Speech by William Perry at the online conference of the Luxembourg Forum “The New Iranian Crisis: Ending Escalation”
William Perry | SPEECH
During the Cold War Americans imagined that the major threat to us was a surprise nuclear strike from the Soviet Union, and that belief determined our nuclear policies, our force structure, and our deployment. Now, thirty years after the Cold War, they still do.
I doubt whether a surprise nuclear attack was the major threat during the Cold War, but it is certainly not true today. I am not an admirer of either President Putin or President Trump, but I am convinced that neither is suicidal or stupid. So a surprise nuclear attack is not the danger; the danger is that we will blunder into a nuclear war.
The blunder could result from a technical error, for example a false alarm; or it could result from a political miscalculation. Either is a real possibility. So our policies should be directed at reducing the likelihood of such a blunder.
Today Iran’s nuclear program is a problem that is ripe for a political miscalculation. For several decades Iran has been pursuing a nuclear program that they describe as non-military, but which appears to have a dual-use capability. That is, Iran could divert their nuclear facilities to the production of highly enriched uranium that could be used in nuclear weapons, as North Korea did.
If they did, it could have even more serious consequences than did North Korea’s actions. It is highly probable that Israel would respond with a military strike on the suspected facility before it could produce a nuclear bomb, which in turn could lead to a military involvement of other Mideast nations.
In the ensuing chaos, there is a likelihood that the U.S. and Russia could get involved supporting opposite sides, opening the path to a serious political miscalculation that could lead to military conflict between the U.S. and Russia—a conflict that could all too easily escalate into a nuclear exchange.
I want to be clear: I do notbelieve that such an exchange is likely; but the consequences would be so severe that we must be concerned about such miscalculations, even if it is a low probability.
During George W. Bush’s second term in office, a group of European nations entered into discussions with Iran, trying to resolve this problem, but the U.S. chose not to join them.
These discussions did not appear to be going anywhere, perhaps because the U.S. was not included.
I thought the U.S. was mistaken not to join, so I decided to engage in some Track 2 diplomacy to see if I could at least determine whether the Iranians were serious about reaching an agreement.
I met three times with Dr. Zarif, the foreign minister of Iran, at times when we were in the same location for other reasons: twice in New York City, and once in Amsterdam. We had very constructive discussions and I came away believing that a deal could be had, particularly if the U.S. would join the European discussions. I of course reported this to our Secretary of State, who seemed interested but seemingly unable to persuade the president (I think Vice President Cheney was the holdup).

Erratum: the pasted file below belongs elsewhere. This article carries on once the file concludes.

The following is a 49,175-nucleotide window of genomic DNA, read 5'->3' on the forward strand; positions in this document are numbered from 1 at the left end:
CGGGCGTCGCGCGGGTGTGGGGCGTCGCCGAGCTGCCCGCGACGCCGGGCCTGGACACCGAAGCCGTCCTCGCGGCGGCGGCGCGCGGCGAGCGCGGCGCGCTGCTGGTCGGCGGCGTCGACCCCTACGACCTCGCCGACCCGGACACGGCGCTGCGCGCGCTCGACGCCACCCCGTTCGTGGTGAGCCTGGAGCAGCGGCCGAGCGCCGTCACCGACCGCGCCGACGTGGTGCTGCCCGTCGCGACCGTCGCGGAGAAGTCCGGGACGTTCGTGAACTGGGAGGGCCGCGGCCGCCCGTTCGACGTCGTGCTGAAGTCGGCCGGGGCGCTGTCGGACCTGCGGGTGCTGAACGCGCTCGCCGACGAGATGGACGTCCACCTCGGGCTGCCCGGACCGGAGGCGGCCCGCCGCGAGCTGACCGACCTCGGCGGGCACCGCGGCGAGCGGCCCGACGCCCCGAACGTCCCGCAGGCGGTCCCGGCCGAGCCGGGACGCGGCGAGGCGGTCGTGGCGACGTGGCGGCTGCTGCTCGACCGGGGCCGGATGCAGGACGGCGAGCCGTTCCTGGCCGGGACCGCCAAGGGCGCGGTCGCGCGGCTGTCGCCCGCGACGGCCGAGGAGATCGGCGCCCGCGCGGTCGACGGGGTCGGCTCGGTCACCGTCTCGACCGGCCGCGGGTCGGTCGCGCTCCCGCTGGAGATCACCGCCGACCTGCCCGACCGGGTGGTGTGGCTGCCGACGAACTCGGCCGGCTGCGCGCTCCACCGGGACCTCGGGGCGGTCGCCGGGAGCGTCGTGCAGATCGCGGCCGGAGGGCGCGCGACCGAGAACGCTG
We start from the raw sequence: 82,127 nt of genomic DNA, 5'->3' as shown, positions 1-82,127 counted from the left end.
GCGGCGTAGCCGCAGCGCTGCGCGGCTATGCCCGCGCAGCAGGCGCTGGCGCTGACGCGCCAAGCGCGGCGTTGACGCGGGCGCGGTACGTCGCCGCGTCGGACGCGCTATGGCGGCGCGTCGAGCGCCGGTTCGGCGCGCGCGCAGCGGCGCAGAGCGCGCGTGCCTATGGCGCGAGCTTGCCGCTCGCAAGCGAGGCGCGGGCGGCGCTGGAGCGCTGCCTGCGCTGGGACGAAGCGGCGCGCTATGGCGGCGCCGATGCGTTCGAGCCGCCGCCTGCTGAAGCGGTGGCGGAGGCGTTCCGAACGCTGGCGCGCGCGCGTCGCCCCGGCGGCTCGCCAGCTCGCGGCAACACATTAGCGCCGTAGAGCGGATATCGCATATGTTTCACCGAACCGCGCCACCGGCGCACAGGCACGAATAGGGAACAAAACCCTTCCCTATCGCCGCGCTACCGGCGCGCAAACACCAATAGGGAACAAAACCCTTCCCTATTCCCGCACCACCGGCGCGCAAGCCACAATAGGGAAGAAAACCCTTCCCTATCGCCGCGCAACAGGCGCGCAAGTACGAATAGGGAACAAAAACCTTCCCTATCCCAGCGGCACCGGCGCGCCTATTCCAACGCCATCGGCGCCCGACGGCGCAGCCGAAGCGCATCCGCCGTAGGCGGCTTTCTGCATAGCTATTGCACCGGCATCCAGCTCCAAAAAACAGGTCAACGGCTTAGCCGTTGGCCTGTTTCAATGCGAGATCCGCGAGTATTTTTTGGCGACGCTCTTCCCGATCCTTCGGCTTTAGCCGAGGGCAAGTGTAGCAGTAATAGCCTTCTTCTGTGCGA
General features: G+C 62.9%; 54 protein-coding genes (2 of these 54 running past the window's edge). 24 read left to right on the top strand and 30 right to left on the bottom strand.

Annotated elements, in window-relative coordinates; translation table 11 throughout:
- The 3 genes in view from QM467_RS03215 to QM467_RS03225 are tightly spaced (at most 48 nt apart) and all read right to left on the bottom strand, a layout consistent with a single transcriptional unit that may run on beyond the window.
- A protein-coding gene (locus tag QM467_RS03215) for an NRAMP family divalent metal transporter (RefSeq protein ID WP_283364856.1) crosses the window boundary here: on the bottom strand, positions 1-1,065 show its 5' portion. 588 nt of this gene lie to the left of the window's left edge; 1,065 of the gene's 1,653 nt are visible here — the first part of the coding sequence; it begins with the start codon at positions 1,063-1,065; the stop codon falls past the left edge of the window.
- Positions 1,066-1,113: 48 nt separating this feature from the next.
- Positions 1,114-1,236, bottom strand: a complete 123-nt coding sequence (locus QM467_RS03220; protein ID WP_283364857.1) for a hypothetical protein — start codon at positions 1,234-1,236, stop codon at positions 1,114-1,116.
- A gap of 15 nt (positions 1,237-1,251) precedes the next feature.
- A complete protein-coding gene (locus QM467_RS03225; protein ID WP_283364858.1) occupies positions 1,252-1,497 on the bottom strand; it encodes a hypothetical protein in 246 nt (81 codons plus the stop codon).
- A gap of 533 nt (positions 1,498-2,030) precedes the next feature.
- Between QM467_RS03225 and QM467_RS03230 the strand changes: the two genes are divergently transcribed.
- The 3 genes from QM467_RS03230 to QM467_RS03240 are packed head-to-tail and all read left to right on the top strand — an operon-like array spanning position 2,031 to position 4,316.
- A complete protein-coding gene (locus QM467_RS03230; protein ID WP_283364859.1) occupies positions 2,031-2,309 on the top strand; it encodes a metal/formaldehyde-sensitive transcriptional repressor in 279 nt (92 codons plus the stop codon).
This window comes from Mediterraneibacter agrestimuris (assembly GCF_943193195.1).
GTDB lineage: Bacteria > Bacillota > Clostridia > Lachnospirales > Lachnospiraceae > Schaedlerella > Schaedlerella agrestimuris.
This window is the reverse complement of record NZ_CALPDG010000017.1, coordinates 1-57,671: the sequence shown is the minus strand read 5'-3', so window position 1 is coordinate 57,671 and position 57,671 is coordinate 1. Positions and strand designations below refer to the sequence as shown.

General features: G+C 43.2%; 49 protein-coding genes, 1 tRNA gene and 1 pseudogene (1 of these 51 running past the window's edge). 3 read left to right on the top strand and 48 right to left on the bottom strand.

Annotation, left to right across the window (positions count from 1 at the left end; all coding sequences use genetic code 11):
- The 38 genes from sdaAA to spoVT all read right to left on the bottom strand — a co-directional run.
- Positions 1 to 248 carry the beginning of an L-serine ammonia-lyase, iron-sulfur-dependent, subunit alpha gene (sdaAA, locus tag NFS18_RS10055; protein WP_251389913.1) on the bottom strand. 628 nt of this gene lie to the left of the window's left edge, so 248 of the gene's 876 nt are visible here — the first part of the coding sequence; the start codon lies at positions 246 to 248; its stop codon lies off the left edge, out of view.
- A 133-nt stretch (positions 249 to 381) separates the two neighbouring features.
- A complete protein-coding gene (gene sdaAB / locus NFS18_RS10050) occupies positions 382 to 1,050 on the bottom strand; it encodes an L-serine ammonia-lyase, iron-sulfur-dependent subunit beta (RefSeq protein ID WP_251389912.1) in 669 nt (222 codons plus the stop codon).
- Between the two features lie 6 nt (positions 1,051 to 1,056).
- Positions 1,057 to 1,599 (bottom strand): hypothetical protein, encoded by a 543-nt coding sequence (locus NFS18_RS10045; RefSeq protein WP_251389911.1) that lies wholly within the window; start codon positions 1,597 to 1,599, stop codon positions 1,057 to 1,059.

But shortly after my discussions with Secretary Powell, we had a new president come to office.
And shortly after that, the U.S. did join the European group.
The rest is history that you are well aware of: We reached an agreement with Iran (the JCPOA); an agreement that was better than I believed we could get, based on my discussions with Zarif.
That agreement was ratified by the UN and went into force in 2015.
And for several years, the actions that could have resulted in a nuclear Iran were halted. The agreement established very intrusive inspections, so we were confident that Iran would not become a nuclear threat with all of the bad news that would portend. Iran remained a problem in other areas, particularly in their support of terrorism, but not in the nuclear field.
When Trump was running for president he was critical of the agreement, and remained critical after he took office. But for three years he did nothing to act on his criticism.
Then a few months ago he abruptly withdrew from the agreement, imposed heavy sanctions on Iran, and tried to get other nations to join his sanctions. He said he wanted a better agreement before he would rejoin, but the chance of that is close to zero.
It is not clear what Trump really wants or expects to happen. The primary criticism of the JCPOA is that it did not put restraints on Iran’s bad behavior in other fields, particularly their support of terrorism.
Russia and the other European nations did not join the renewed sanctions and urged Iran to continue honoring the agreement. At first they did, but in the last month or two seem to be violating it. This has been further exacerbated by a series of explosions at Iran’s nuclear facilities, which Iran believes are being perpetrated by Israel or the U.S. or both.
So the situation in Iran appears to be devolving into military action; not diplomacy. The only thing that is certain is that the present situation is not stable; that is, it will change: probably dramatically and possibly much worse.
The change will probably involve other nations, with China and Russia taking some action in support of Iran, confronting Israel and possibly the U.S.
Nothing good can come from such a confrontation.
Indeed, this is exactly the kind of situation I discussed at the beginning of my talk: A situation ripe for a political miscalculation with a very bad outcome.
It seems to me that the prudent action for all sides is to cool it for a few months. It is possible that we will soon have a new president in the U.S. who will seek to reestablish the JCPOA, thus getting us out of the crisis mode on this dangerous problem.